Tom Kizzia, for The New Yorker:
Beyond a rocky parapet near the eight-thousand-foot elevation, a two-story white vinyl geodesic dome came into view, perched on the mountainside like a gigantic golf ball sliced high into the rocks from a Kona resort. Multicolored lava fields fell toward the valley, where a thread of highway could barely be seen. Binsted asked me to whisper. Inside the dome, six volunteers were mimicking the life of astronauts on Mars for a NASA-funded test of team dynamics in space. They had been in the dome since October and would remain until June; at the moment, they were just a few days away from setting a North American record for a study of the effects of isolation and confinement.
Binsted wore a red polo shirt with the project’s logo: HI-SEAS, for Hawaii Space Exploration Analog and Simulation. Her short brown hair was barely cinched in a ponytail. As the principal investigator for the study, which is being run by the University of Hawaii, she had recruited and trained three men and three women, ranging in age from twenty-six to thirty-eight, preparing them for the austerities of travel to another planet.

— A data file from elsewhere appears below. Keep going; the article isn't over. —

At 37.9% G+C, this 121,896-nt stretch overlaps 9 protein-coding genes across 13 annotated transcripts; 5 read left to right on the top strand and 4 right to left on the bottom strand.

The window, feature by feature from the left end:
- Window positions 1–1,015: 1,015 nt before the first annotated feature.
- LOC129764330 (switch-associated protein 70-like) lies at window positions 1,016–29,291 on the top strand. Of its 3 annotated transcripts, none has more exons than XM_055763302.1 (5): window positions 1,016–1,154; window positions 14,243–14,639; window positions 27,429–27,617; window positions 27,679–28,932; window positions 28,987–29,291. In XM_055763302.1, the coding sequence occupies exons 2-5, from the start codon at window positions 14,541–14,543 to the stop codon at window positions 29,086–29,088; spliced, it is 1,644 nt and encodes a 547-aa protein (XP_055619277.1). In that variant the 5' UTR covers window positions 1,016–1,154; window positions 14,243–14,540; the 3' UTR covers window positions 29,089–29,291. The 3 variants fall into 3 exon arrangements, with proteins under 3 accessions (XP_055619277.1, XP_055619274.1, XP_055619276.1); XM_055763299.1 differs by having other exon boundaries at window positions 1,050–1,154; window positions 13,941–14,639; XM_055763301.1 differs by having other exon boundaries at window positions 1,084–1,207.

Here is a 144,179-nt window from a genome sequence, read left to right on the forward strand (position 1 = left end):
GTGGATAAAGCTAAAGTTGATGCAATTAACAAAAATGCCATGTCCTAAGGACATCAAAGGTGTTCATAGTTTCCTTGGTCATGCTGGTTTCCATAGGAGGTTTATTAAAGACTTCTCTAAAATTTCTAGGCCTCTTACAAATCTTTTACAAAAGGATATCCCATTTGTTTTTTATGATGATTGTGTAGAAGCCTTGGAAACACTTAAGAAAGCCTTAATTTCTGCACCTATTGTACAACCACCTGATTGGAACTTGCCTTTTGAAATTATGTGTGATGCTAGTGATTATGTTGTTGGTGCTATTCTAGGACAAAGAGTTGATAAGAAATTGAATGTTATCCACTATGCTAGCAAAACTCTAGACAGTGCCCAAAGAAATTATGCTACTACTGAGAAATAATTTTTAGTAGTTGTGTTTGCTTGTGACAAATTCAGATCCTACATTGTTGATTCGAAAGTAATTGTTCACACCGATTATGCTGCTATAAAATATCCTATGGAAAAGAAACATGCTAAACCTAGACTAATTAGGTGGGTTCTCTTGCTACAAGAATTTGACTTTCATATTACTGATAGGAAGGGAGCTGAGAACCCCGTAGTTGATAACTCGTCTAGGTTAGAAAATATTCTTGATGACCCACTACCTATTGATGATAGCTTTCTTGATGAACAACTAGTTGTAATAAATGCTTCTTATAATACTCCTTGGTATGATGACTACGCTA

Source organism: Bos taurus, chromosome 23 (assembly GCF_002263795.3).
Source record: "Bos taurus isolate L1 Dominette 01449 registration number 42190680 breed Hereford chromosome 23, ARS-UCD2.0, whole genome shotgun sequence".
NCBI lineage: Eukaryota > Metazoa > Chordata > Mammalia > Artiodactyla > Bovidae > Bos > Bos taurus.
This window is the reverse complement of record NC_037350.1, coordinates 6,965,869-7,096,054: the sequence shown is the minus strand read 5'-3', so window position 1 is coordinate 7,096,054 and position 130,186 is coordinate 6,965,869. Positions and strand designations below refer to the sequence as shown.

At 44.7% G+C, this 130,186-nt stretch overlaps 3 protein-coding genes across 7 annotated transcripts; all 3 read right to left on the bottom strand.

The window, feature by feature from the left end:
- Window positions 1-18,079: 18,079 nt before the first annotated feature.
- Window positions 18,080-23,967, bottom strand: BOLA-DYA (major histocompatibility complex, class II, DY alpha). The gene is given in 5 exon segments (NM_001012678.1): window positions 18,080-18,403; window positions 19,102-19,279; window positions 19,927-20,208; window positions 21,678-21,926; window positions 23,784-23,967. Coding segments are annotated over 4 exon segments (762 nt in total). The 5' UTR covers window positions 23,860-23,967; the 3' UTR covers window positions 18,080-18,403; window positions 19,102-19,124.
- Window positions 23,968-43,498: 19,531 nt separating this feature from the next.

I’ve always maintained that I would do very well in isolation. (In fact, I think I’d do even better on a solo mission than with crewmates, but maybe that’s not so unusual.) But, unlike stranded seal hunting ships of yore, the first Mars-bound crew will be going into it with eyes wide open, and I think that will make all the difference as far as their overall outlook. But me, all I’d need is workout gear and a few iPad apps.